It looks as if Instagram users love themselves some brand ads: According to Ad Age, in the second quarter of 2014 Instagram brand posts saw more than double the amount of interactions of Facebook brand posts. Users liked, commented, and shared companies’ content on Instagram an average of 6,932 times per post, compared to Facebook’s 2,396 actions per post.
Ad Age pulled the numbers from Shareablee, a social media analytics firm, which defines “brand posts” as newsfeed posts made by brands, both promoted and otherwise. It doesn’t count sidebar ads.
The fact that the app is seeing such high engagement – beating out its older brother – bodes well for Facebook when it decides to try making money off its $1 billion acquisition. At the moment, Instagram has only tested ads with a small round of Fortune 500 corporations like Taco Bell and Hollister. Mark Zuckerberg has shown no interest in expanding that test run any time soon, preferring to take the Pinterest approach of slow and steady with ad rollout. Instagram co-founder Kevin Systrom reportedly vets each and every ad that appears on Instagram.
It’s possible that Facebook is saving scaling Instagram ads for a rainy day, when growth on the Facebook platform has slowed and the company isn’t raking in the revenue as easily as it has recently. Instagram ad revenue has potential, given that the big brands who’ve tried promoted posts say users are remembering and engaging with them.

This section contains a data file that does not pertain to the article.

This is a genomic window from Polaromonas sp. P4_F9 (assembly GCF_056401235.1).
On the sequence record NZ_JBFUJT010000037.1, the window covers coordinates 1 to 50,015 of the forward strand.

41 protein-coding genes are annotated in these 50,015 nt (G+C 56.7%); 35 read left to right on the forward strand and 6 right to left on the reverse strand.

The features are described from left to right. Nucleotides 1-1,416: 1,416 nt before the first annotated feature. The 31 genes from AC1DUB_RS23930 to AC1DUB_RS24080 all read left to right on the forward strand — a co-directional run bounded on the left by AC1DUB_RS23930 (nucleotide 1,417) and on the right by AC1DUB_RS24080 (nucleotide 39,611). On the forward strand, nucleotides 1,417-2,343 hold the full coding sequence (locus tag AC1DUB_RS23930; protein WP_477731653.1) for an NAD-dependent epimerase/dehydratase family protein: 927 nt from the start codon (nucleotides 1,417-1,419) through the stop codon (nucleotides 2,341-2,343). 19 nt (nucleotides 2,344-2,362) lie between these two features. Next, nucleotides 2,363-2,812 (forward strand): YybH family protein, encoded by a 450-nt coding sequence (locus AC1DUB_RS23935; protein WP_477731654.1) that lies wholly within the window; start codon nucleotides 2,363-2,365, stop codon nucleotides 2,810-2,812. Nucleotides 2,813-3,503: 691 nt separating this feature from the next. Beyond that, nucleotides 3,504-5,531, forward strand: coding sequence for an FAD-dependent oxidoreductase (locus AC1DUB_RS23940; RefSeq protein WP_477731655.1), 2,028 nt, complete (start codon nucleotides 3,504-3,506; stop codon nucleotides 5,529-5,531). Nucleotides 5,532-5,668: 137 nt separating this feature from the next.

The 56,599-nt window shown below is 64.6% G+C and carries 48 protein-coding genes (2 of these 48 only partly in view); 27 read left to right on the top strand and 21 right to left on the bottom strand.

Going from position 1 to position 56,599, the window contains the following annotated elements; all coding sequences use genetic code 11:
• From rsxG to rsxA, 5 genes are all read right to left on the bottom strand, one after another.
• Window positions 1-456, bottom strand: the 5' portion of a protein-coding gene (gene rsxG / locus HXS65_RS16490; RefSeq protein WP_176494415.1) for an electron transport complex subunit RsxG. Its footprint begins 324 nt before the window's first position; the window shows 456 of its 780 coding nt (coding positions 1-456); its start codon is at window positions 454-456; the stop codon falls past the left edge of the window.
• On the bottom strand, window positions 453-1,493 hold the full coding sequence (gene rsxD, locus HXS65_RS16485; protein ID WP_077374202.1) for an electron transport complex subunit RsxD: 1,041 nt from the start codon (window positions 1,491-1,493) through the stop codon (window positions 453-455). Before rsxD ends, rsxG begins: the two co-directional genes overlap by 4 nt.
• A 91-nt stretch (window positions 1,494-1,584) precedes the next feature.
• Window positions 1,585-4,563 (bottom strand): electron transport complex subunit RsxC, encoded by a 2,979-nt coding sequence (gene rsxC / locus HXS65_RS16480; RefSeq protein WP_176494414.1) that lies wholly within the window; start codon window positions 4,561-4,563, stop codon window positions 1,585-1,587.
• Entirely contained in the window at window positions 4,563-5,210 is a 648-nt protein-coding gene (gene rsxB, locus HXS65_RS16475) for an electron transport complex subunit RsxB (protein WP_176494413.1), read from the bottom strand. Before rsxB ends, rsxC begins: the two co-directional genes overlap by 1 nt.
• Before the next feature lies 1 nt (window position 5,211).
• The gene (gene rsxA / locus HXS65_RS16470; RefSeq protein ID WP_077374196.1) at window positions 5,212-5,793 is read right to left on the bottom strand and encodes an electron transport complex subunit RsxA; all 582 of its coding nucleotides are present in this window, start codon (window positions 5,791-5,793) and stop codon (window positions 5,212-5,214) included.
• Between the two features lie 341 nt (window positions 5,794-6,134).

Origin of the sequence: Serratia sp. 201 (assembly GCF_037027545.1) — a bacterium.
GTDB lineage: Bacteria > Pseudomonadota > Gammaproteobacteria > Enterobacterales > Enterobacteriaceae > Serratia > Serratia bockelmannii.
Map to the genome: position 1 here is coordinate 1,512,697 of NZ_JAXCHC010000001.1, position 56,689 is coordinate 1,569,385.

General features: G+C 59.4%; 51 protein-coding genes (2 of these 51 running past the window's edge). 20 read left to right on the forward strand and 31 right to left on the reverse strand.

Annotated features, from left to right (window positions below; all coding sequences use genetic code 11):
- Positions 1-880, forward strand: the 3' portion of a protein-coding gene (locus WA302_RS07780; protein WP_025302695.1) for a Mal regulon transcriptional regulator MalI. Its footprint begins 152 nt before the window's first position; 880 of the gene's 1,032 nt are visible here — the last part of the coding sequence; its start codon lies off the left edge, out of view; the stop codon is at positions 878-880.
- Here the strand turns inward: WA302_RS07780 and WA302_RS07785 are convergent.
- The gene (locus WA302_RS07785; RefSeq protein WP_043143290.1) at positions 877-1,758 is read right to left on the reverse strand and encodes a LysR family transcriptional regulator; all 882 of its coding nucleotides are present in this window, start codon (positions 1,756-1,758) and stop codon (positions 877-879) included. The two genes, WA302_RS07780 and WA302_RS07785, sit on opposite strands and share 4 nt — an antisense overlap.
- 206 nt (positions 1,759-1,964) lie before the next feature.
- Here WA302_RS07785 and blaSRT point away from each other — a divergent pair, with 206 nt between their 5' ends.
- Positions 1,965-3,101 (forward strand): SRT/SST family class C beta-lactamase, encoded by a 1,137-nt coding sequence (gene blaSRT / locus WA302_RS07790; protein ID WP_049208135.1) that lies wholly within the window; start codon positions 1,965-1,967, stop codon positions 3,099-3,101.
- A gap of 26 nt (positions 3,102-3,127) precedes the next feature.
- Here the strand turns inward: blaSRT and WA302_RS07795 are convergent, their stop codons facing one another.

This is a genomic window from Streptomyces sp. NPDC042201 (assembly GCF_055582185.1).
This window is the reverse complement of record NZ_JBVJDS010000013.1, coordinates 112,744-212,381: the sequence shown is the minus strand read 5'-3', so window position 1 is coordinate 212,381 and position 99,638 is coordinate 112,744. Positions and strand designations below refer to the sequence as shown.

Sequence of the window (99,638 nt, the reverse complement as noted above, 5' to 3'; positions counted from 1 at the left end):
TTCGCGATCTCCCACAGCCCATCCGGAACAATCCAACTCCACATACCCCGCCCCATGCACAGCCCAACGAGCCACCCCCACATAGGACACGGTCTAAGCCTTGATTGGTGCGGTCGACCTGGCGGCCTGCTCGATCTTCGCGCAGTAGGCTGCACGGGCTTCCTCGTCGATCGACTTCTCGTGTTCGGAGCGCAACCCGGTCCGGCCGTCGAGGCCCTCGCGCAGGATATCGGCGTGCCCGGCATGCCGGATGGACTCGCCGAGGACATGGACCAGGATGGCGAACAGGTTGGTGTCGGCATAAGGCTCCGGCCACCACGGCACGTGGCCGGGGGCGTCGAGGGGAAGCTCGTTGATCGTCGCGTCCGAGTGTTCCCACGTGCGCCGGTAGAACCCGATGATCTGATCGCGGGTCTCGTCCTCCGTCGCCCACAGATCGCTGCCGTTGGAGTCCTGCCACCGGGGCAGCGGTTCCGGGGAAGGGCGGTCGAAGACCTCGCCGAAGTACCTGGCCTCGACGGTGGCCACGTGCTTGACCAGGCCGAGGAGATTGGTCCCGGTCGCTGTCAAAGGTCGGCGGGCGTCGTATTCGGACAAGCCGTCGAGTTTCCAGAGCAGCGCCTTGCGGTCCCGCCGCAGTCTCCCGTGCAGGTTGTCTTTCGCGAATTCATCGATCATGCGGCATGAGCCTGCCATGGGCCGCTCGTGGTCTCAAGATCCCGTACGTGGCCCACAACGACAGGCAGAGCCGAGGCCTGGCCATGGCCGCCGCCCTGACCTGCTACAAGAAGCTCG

The recently released like, share, and comment numbers support that. Early signs show that just as with Pinterest, people are more interested in ads when they appear in a visual feed. Pinterest, which rolled out ads to the masses in May, reportedly makes $30 off 1,000 impressions. That’s compared to the $1 CPM that Facebook reportedly makes.
Aside from just user engagement with brands, the numbers out of Shareablee show that brands themselves are spending a lot of time on Instagram, despite the fact that its audience is smaller than Facebook’s. In the second quarter of 2014, brands posted 493,000 times, up 49 percent from the same time last year. By contrast, brands posted on Facebook 2.5 million times, up 22 percent from last year.
At the same time, Instagram is starting to develop its product. As The Verge noted, Instagram’s most recent changes — suggesting users to follow, expanding the “Explore” tab for finding new users and building recommendation algorithms based on popular hashtags – make it look even more like Twitter.
Those subtle shifts that suggest the app is trying to grow up and expand its offerings, becoming a full-fledged company instead of just a feature. Just in time for the advertising money to pour in.
Image copyright Oleg Doroshin/Shutterstock.
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